Today’s news is powered by Miles Davis and friends:
- A-Rod’s peaceful, easy feeling:
Rodriguez arrived after missing five weeks this season due to right hip surgery, relieved of the pressure he feels every season to justify his big contract and high profile. The Yankees knew he would be limited in some ways, and were happy to accept whatever he could offer.
It has been more than anticipated. With 27 home runs and 89 RBIs in 115 games, Rodriguez has found himself at the heart of a lineup that is headed for the postseason for his fifth time in six seasons with New York. The clinching this week gave Rodriguez reason to reflect on how far he’d come.
“Just shaking hands with the guys and giving a few hugs takes me back to where I was in February and March, Colorado and Tampa,” Rodriguez said. “It just feels good to be part of it and contribute a little bit.”
- Joe Sheehan tackles an online chat question or two:
ekanenh (Capitol City): Shouldn’t a clear-eyed Yankee fan be concerned about starting pitching in the playoffs?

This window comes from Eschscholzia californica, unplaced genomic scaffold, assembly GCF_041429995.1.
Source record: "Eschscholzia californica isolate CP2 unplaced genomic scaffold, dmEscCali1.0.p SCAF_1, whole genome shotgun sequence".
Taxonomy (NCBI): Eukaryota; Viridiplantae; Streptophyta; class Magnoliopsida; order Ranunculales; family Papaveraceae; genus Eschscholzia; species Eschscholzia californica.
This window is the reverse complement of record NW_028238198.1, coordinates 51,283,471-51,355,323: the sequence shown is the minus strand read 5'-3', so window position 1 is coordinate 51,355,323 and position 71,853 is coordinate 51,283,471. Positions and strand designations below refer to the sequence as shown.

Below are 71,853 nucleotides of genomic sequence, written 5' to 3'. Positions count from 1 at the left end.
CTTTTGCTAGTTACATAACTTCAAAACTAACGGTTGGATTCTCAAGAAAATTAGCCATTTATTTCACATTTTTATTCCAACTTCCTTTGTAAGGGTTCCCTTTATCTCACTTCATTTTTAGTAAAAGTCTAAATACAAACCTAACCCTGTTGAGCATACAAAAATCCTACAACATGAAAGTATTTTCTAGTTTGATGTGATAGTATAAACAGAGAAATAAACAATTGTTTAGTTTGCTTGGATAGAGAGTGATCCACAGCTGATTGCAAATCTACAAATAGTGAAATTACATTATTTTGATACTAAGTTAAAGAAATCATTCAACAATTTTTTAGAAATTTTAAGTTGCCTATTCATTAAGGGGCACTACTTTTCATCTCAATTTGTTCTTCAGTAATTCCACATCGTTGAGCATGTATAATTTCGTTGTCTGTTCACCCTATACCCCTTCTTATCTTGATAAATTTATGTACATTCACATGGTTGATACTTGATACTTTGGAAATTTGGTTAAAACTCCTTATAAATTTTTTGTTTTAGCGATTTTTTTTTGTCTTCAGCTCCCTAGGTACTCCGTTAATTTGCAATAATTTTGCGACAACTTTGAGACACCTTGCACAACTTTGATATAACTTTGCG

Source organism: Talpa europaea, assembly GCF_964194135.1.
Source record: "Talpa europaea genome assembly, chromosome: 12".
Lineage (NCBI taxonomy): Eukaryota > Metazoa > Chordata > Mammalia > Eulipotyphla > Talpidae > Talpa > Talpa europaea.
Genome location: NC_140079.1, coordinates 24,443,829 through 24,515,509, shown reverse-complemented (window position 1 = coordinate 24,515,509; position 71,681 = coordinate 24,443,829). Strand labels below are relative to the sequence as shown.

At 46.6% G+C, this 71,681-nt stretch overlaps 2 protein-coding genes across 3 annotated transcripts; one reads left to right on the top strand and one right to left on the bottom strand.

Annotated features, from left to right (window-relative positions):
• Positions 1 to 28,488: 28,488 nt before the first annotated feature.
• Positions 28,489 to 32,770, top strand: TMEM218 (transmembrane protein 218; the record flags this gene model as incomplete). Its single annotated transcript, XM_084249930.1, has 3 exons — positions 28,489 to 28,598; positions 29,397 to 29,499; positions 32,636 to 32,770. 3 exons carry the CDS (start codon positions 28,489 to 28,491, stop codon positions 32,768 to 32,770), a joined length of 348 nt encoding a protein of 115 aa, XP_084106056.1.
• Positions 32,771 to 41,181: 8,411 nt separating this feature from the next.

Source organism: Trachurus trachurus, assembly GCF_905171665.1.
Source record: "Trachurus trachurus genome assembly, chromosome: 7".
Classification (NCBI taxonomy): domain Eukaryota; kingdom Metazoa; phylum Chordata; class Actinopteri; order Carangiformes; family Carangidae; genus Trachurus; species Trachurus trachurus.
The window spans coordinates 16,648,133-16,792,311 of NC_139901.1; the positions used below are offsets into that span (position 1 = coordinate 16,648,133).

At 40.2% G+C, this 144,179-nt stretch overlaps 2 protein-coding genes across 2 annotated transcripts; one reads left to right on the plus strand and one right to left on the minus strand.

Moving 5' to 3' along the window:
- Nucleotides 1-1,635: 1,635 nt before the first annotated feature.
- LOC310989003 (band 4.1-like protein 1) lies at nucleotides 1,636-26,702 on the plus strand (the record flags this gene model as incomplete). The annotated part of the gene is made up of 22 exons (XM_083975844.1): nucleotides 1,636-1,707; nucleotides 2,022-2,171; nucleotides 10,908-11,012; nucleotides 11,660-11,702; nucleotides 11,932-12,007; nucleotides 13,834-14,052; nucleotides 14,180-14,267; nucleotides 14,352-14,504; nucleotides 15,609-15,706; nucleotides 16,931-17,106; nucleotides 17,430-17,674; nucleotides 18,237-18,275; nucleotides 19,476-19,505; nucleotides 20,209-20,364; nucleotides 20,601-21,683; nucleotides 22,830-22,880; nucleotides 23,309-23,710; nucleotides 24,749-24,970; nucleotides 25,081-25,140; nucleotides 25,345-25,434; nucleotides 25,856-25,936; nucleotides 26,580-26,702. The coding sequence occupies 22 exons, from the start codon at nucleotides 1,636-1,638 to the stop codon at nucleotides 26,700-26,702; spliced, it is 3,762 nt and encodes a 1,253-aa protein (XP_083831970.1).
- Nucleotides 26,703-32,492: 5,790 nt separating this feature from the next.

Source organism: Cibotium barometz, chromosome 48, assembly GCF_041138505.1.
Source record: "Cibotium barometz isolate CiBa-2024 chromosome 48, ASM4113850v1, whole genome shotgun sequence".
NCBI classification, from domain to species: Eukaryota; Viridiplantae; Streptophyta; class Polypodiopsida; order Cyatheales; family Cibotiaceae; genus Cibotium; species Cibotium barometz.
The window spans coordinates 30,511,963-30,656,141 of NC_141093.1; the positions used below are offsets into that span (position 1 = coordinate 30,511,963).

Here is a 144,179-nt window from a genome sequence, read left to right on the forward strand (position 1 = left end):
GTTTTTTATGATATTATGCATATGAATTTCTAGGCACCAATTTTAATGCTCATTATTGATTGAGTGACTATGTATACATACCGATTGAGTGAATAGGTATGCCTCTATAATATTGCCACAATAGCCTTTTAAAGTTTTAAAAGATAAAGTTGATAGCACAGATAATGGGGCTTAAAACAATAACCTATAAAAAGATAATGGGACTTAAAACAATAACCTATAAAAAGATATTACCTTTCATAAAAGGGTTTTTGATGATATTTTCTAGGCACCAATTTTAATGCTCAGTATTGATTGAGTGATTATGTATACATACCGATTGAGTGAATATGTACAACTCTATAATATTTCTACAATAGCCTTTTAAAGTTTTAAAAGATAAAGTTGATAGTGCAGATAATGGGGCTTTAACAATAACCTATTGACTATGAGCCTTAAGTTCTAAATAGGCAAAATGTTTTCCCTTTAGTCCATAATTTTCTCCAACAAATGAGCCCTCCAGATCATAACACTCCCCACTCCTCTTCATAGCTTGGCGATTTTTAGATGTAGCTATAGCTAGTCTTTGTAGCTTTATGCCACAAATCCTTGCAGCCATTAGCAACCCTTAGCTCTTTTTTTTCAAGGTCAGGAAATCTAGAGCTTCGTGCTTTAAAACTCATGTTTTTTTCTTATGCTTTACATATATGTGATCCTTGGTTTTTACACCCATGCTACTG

Joe Sheehan: Absolutely. Andy Pettitte‘s quality start Monday certainly makes everyone breathe easier, but A.J. Burnett is a dice roll, and they have apparently screwed up Joba Chamberlain something fierce. (The lesson here is that very-low-pitch-count starts are apparently not the way to manage workloads for young starter.) Only CC Sabathia is someone you can expect to be healthy and effective throughout October…and he’s the guy who’ll be facing Verlander and Lester. The rotation is the Yankees‘ biggest concern, and at that, they’re the postseason favorite.
sprechs (Brooklyn): How would you construct the Yankees’ post-season roster? Girardi seems pretty set on having both Guzman and Gardner–does that make any sense?